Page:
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The Tokyo Ghoul anime is doing about as much justice to the manga as the Eragon movie did to the book series. OR FUCKING THE AVATAR THE LAST AIRBENDER MOVIE to the animated series >:{ its just an awful adaption.

Its actually p sad really.

titancorpss:

Tokyo Ghoul Anime

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Tokyo Ghoul Manga

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reminder for you to read the manga because you’re missing out

Anonymous asked: did you watch episode 4 of tokyo ghoul? what'd you think?

ectolime:

TBH IT SORTA MADE ME MAD (◉‿◉✿)

They changed so much and they went so fucking fast

First off, they’re going out of order. They skipped a ton of Kaneki’s training and the entire Hinami arc and the Dove fights. They’re fucking important as hell so I’m assuming they’re just going out of order……

Episode 4 is literally chapter 32-39. Minus chapter 35, the very important Nishio chapter. And the entire “feast” lasted from chapter 37 to 39 because the fight was so long and intense and had WAY MORE violence and death. They turned an intense 52 pages into a 7 minute sceneI’m just so angry because this was one of my favorite parts in the manga…

So here’s some differences, manga to anime, that really bug me.

Ok, so this fucking scene. Plus points for being humorous as hell, negative points for being really inaccurate. (Kaneki why are you blushing wtf)

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Gourmet, believe it or not, was actually intimidating in the manga. (His outfits were also more realistically fashionable but that could’ve been manga grayscale fooling me once again.)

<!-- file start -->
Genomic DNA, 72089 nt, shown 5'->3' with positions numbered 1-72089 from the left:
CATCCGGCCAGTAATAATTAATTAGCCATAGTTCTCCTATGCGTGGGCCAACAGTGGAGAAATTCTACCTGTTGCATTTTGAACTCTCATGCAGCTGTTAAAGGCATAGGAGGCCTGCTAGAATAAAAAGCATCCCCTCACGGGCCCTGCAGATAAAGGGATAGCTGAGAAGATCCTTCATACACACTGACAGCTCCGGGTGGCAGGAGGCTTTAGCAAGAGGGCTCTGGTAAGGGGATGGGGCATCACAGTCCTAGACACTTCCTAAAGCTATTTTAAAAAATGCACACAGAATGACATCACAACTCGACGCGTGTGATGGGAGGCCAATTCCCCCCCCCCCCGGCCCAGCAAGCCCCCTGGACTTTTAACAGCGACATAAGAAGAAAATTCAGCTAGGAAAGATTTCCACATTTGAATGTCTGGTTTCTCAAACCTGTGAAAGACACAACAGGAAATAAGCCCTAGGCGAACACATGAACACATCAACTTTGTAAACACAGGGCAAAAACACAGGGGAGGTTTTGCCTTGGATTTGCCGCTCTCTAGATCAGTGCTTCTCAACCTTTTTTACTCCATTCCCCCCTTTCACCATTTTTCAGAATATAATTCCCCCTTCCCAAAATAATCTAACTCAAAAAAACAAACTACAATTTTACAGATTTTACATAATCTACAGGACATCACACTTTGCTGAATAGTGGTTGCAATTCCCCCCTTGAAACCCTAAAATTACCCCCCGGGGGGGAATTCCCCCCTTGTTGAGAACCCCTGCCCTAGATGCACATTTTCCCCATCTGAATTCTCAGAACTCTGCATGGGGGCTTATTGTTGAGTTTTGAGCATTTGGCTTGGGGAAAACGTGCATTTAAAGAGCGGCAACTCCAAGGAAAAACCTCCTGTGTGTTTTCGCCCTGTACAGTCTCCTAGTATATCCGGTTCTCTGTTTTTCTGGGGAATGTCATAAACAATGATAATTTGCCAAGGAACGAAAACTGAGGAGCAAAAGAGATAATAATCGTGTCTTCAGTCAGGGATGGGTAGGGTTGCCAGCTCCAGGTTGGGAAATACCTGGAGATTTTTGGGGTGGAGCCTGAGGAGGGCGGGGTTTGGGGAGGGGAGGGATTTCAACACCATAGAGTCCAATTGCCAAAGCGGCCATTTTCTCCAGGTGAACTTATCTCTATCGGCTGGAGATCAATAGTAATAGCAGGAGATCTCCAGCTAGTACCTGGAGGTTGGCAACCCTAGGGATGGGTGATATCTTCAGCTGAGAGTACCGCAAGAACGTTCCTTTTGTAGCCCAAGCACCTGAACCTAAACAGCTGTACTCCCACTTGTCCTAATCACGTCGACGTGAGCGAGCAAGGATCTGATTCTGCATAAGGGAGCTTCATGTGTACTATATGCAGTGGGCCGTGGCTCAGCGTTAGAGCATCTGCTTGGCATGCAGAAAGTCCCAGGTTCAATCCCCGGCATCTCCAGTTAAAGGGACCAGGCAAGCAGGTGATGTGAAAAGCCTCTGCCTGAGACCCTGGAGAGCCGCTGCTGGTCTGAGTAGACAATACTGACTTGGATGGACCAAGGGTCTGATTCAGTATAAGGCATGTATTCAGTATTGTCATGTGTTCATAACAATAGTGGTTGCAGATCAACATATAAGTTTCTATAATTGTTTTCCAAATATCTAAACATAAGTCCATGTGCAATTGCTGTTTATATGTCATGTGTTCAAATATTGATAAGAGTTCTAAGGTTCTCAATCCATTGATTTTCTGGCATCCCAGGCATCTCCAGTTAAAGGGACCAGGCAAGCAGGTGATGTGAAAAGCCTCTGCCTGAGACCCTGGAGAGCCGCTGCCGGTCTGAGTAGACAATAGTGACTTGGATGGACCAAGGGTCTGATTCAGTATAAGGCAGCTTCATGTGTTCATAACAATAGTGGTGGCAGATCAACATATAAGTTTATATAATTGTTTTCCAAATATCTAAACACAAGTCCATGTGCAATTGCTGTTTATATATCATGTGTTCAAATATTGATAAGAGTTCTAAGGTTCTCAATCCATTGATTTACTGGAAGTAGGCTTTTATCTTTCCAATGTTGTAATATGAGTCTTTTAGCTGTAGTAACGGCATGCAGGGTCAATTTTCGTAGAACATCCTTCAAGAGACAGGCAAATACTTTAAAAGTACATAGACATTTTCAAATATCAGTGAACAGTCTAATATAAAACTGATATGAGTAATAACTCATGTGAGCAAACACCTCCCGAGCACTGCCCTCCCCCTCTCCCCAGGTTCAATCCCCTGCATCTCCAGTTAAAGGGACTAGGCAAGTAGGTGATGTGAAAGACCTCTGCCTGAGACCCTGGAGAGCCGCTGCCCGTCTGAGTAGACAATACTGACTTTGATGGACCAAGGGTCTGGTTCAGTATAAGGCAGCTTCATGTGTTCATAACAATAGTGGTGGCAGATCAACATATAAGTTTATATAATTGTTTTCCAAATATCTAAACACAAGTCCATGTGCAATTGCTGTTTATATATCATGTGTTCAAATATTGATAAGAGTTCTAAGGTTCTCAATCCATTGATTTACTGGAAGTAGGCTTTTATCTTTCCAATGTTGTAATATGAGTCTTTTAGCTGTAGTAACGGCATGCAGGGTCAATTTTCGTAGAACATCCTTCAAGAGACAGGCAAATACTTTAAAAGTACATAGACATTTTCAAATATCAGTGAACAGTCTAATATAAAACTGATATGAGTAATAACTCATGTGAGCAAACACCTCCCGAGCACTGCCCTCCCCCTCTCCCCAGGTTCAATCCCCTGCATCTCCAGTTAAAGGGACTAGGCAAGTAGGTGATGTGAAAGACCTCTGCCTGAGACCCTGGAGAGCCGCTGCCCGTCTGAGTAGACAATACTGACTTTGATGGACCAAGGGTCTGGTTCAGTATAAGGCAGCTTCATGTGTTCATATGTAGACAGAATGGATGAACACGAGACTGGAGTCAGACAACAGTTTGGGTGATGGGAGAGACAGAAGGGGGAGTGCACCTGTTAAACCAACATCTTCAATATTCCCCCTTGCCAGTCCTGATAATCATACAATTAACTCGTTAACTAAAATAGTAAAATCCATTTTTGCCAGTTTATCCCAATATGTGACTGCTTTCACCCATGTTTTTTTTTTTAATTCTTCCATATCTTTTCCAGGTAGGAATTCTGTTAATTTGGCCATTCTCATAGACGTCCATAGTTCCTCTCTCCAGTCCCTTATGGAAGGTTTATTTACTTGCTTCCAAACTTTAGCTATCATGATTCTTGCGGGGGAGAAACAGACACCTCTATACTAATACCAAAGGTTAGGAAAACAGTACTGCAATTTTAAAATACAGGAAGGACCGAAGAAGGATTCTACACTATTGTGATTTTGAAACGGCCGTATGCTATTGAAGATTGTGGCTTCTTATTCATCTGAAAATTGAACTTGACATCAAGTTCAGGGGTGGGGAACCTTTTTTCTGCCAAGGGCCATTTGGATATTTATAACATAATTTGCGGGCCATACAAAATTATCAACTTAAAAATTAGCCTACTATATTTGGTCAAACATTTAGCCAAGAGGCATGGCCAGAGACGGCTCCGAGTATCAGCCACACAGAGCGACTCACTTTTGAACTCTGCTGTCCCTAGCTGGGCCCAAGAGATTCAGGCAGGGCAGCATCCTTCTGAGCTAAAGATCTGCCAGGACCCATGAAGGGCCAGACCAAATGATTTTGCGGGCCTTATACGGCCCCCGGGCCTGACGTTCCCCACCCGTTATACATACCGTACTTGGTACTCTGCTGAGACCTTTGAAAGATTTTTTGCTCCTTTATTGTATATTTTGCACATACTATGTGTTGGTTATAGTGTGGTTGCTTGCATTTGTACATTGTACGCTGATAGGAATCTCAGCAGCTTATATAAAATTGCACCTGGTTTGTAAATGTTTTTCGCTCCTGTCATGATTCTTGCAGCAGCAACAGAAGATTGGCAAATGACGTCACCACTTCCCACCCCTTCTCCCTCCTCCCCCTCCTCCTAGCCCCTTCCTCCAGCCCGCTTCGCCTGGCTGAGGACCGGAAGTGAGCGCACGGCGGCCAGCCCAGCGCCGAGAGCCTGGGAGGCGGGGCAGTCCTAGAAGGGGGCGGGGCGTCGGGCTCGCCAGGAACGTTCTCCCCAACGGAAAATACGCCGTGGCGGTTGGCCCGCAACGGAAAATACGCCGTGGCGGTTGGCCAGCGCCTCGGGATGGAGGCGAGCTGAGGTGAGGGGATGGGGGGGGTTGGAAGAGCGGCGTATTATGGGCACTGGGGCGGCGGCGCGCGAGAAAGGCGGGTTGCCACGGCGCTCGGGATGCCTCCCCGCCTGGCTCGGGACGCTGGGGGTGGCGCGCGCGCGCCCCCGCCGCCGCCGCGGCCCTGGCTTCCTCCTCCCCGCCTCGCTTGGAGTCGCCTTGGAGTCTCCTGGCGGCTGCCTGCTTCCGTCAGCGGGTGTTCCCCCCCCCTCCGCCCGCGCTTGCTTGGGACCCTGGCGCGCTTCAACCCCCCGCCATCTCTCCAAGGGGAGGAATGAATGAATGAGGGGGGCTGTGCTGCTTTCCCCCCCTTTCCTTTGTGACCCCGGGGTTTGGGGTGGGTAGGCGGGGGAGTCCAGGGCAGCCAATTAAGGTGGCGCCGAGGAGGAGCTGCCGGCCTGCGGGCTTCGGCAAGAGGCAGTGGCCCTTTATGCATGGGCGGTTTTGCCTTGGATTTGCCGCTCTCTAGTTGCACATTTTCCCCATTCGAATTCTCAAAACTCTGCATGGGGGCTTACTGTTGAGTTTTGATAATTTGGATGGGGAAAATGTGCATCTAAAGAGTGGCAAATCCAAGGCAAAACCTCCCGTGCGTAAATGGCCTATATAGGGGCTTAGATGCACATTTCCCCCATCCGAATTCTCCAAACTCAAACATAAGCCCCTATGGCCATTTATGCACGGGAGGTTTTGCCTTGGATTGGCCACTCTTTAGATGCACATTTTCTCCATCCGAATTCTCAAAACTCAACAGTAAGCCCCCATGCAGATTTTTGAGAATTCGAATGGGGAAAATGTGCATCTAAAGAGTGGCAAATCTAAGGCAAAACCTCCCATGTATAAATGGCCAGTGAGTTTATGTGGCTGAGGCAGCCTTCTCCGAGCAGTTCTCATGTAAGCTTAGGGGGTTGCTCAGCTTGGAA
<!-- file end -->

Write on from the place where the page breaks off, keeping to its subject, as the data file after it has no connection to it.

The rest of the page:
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shinkai-shoujo-antheasa:

breelandwalker:

virakul:

satdeshret:

youbestnotmiss:

katthekonqueror:

etherealzephyr:

daeranilen:

daeranilen:

daeranilen:

Earlier today, I served as the “young woman’s voice” in a panel of local experts at a Girl Scouts speaking event. One question for the panel was something to the effect of, "Should parents read their daughter’s texts or monitor her online activity for bad language and inappropriate content?"

I was surprised when the first panelist answered the question as if it were about cyberbullying. The adult audience nodded sagely as she spoke about the importance of protecting children online.

I reached for the microphone next. I said, “As far as reading your child’s texts or logging into their social media profiles, I would say 99.9% of the time, do not do that.”

Looks of total shock answered me. I actually saw heads jerk back in surprise. Even some of my fellow panelists blinked.

Everyone stared as I explained that going behind a child’s back in such a way severs the bond of trust with the parent. When I said, “This is the most effective way to ensure that your child never tells you anything,” it was like I’d delivered a revelation.